The Interview Guide
and Networking Toolkit
will be less relevant if you're at the Vice President / Director / Managing Director level, or if you're making a career change into finance at a senior level (e.g., you were a Partner at a law firm and now you are moving into private equity or investment banking).
You may still find some useful bits in those courses, but the focus is on junior-level roles within the industry.
The financial modeling courses, however, may be useful regardless of your level. MD-level and other senior bankers have signed up for the courses before and gotten something out of them.
For example, perhaps you are working on a deal in an industry sector you're unfamiliar with and you need to get up to speed rapidly - or you need to review work submitted by a junior employee and see if his analysis is correct.
First, please note that you do get the best deal we offer - the BIWS Platinum package
- if you sign up for all the courses on the site at once (it's a savings of $532, or 35%, off of everything separately).
So if you'll be using the courses for a long time into the future, that sign-up option represents the best long-term value for you.
With that said, you do not necessarily need every single course at once. Here is an overview of when each course will be useful for you:
- Investment Banking Networking Toolkit: If you're having trouble getting interviews in the first place, you don't know how to network, or you're from a non-traditional background and you're having trouble getting banks to talk to you.
- Investment Banking Interview Guide: If you have summer internship, full-time, or lateral interviews lined up and now you're preparing for those interviews.
- Excel & Financial Modeling Fundamentals: If you want to learn the modeling skills you need for IB/PE interviews in more depth than what is covered in the interview guide, or if you want to learn accounting, valuation, and modeling from the ground up by building your own Excel models.
- Advanced Financial Modeling: If you have an offer lined up and you want to learn how bankers model companies "in the real world" or if you already know basic modeling and want to enhance your skills by mastering more complex topics.
- Industry-Specific Courses (Real Estate, Oil & Gas, and Banks): If you're interviewing for one of these groups or you're about to start working in one.
- PowerPoint Pro: If you are about to start working, especially in a PowerPoint-heavy group such as equity capital markets, or if you want to learn PowerPoint for any other reason.
The most broadly applicable courses are the Investment Banking Networking Toolkit
and the PowerPoint Pro course
You can use the same networking strategies in all fields of finance, and you'll end up using PowerPoint not only in investment banking, but also in fields like consulting and corporate finance.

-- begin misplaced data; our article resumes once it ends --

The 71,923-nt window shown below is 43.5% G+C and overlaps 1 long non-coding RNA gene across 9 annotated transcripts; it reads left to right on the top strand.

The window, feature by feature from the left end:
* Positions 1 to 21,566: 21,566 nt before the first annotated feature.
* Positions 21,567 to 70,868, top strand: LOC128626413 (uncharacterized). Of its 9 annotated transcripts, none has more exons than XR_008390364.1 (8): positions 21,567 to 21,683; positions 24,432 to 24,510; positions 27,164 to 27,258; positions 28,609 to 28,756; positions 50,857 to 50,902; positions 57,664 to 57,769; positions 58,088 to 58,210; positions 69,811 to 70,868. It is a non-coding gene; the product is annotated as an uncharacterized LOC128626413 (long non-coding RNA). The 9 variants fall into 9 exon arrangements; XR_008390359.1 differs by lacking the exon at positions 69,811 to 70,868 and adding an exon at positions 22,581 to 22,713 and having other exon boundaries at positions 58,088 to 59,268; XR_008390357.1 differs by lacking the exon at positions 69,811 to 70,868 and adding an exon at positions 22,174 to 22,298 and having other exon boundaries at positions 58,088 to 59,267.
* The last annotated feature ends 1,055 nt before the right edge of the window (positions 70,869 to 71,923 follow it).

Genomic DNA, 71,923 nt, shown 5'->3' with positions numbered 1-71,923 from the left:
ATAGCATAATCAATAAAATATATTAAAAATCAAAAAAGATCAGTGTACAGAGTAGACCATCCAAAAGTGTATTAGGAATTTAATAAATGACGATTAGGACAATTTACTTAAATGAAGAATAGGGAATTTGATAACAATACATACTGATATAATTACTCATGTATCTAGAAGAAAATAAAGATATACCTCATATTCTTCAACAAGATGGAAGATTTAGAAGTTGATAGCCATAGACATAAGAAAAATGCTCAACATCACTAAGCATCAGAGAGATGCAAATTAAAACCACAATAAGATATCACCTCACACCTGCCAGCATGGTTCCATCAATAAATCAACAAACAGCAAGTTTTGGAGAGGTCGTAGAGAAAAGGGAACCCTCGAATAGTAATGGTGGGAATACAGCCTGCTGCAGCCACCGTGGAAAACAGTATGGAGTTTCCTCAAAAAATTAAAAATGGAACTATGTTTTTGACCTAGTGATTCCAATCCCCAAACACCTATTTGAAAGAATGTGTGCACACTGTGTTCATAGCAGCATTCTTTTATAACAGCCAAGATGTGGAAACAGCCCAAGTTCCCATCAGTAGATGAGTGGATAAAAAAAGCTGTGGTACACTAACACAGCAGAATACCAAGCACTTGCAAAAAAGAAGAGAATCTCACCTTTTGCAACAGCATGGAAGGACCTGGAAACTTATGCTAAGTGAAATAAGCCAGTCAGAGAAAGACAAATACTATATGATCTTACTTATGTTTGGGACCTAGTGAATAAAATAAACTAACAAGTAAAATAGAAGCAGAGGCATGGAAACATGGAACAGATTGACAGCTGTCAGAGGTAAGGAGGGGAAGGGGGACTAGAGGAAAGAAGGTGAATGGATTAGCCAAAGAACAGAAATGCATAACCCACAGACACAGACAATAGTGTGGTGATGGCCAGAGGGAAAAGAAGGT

The IB Interview Guide
and financial modeling courses are helpful primarily for investment banking / private equity / hedge fund / equity research / corporate development roles.
Note that some of this also depends on the focus of the firm you're interviewing at.
For example, if you're interviewing at a global macro hedge fund our courses will not be as applicable because we do not cover FX or commodities.
The courses would be more applicable for long/short equity, merger arbitrage, and value-oriented funds because you use the same valuation and financial modeling skills in all of those.
Yes. If the course you want to swap out is the same price as the one you want to enroll in, we can simply let you swap the courses.
Otherwise, if there is a price difference you can swap courses by paying the difference.
These courses are most helpful if you intend to work in the finance industry and see a path to getting there.
You could sign up out of intellectual curiosity, but the focus of the courses is interview prep and success on the job in the finance industry.
The financial modeling courses and the IB Interview Guide
are still 99% applicable. The main difference in other regions is that models use local currencies instead of US Dollars, and interviewers may ask you about local stock market indices as opposed to the NASDAQ or the Dow Jones.
The networking strategies taught in the IB Networking Toolkit
still "work" in other regions - despite rumors to the contrary - but sometimes you'll have to go to greater lengths to find local / boutique firms in other countries because the finance industry is smaller in other countries.
The other factor is that in some other regions, such as the UK, you can win interviews by applying online and having fantastic grades and work experience - whereas it is generally far more difficult to win interviews solely from online applications in the US (and sometimes Canada), which makes networking more critical in North America.
Yes. Interviews and models are not much different from bank to bank, and the same strategies apply.
Similarly, the networking strategies contained within the IB Networking Toolkit still apply - the only difference is that cold-calling tends to work better at smaller firms, whereas a longer-term "relationship-oriented" approach to networking works better at bulge bracket banks.